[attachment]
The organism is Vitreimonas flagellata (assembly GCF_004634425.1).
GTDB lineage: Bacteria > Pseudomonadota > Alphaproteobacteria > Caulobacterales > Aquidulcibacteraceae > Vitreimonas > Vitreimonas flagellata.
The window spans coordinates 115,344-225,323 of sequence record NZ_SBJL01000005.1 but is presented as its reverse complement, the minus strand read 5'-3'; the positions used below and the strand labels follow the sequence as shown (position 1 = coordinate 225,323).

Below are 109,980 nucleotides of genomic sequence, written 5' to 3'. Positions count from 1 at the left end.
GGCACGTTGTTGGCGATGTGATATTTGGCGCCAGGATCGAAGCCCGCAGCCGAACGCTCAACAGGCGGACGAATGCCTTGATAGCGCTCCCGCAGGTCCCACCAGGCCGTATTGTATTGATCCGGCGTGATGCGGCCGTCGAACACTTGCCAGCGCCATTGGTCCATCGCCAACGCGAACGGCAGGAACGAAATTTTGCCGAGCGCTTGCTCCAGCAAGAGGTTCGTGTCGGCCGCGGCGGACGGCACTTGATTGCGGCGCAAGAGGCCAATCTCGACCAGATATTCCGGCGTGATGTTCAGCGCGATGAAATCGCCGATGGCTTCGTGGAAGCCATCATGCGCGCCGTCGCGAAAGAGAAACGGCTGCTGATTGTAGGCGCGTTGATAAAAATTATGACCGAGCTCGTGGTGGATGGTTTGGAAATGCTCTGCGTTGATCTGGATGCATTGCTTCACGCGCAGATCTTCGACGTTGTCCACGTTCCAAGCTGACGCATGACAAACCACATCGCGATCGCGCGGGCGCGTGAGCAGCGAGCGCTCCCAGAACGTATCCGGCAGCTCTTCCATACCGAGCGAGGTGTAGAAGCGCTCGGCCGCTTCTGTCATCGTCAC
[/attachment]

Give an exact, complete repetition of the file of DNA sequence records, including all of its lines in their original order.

The organism is Vitreimonas flagellata (assembly GCF_004634425.1).
GTDB lineage: Bacteria > Pseudomonadota > Alphaproteobacteria > Caulobacterales > Aquidulcibacteraceae > Vitreimonas > Vitreimonas flagellata.
The window spans coordinates 115,344-225,323 of sequence record NZ_SBJL01000005.1 but is presented as its reverse complement, the minus strand read 5'-3'; the positions used below and the strand labels follow the sequence as shown (position 1 = coordinate 225,323).

Below are 109,980 nucleotides of genomic sequence, written 5' to 3'. Positions count from 1 at the left end.
GGCACGTTGTTGGCGATGTGATATTTGGCGCCAGGATCGAAGCCCGCAGCCGAACGCTCAACAGGCGGACGAATGCCTTGATAGCGCTCCCGCAGGTCCCACCAGGCCGTATTGTATTGATCCGGCGTGATGCGGCCGTCGAACACTTGCCAGCGCCATTGGTCCATCGCCAACGCGAACGGCAGGAACGAAATTTTGCCGAGCGCTTGCTCCAGCAAGAGGTTCGTGTCGGCCGCGGCGGACGGCACTTGATTGCGGCGCAAGAGGCCAATCTCGACCAGATATTCCGGCGTGATGTTCAGCGCGATGAAATCGCCGATGGCTTCGTGGAAGCCATCATGCGCGCCGTCGCGAAAGAGAAACGGCTGCTGATTGTAGGCGCGTTGATAAAAATTATGACCGAGCTCGTGGTGGATGGTTTGGAAATGCTCTGCGTTGATCTGGATGCATTGCTTCACGCGCAGATCTTCGACGTTGTCCACGTTCCAAGCTGACGCATGACAAACCACATCGCGATCGCGCGGGCGCGTGAGCAGCGAGCGCTCCCAGAACGTATCCGGCAGCTCTTCCATACCGAGCGAGGTGTAGAAGCGCTCGGCCGCTTCTGTCATCGTCAC